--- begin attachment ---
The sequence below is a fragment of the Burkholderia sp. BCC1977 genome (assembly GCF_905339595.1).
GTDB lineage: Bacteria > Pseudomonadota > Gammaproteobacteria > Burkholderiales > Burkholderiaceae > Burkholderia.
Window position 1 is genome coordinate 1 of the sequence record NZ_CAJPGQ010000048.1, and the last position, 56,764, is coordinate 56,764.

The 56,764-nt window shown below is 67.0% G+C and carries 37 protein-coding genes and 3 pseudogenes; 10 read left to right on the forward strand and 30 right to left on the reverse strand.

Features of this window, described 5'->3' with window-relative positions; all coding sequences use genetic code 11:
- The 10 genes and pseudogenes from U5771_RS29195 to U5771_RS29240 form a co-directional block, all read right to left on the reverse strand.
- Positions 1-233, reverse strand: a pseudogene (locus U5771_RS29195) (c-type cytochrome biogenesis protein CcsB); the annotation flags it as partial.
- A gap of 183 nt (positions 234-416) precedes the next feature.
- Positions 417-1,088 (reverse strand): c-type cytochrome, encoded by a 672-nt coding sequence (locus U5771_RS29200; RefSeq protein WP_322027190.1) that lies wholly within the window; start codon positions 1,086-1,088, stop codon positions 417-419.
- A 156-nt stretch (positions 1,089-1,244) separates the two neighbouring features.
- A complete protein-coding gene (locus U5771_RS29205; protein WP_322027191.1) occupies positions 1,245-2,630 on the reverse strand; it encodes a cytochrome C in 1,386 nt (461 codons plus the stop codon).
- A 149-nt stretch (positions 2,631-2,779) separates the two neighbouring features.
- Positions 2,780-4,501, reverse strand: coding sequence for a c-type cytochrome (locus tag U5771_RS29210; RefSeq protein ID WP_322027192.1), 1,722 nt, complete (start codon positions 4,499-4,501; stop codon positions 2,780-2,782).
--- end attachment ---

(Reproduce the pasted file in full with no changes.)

The sequence below is a fragment of the Burkholderia sp. BCC1977 genome (assembly GCF_905339595.1).
GTDB lineage: Bacteria > Pseudomonadota > Gammaproteobacteria > Burkholderiales > Burkholderiaceae > Burkholderia.
Window position 1 is genome coordinate 1 of the sequence record NZ_CAJPGQ010000048.1, and the last position, 56,764, is coordinate 56,764.

The 56,764-nt window shown below is 67.0% G+C and carries 37 protein-coding genes and 3 pseudogenes; 10 read left to right on the forward strand and 30 right to left on the reverse strand.

Features of this window, described 5'->3' with window-relative positions; all coding sequences use genetic code 11:
- The 10 genes and pseudogenes from U5771_RS29195 to U5771_RS29240 form a co-directional block, all read right to left on the reverse strand.
- Positions 1-233, reverse strand: a pseudogene (locus U5771_RS29195) (c-type cytochrome biogenesis protein CcsB); the annotation flags it as partial.
- A gap of 183 nt (positions 234-416) precedes the next feature.
- Positions 417-1,088 (reverse strand): c-type cytochrome, encoded by a 672-nt coding sequence (locus U5771_RS29200; RefSeq protein WP_322027190.1) that lies wholly within the window; start codon positions 1,086-1,088, stop codon positions 417-419.
- A 156-nt stretch (positions 1,089-1,244) separates the two neighbouring features.
- A complete protein-coding gene (locus U5771_RS29205; protein WP_322027191.1) occupies positions 1,245-2,630 on the reverse strand; it encodes a cytochrome C in 1,386 nt (461 codons plus the stop codon).
- A 149-nt stretch (positions 2,631-2,779) separates the two neighbouring features.
- Positions 2,780-4,501, reverse strand: coding sequence for a c-type cytochrome (locus tag U5771_RS29210; RefSeq protein ID WP_322027192.1), 1,722 nt, complete (start codon positions 4,499-4,501; stop codon positions 2,780-2,782).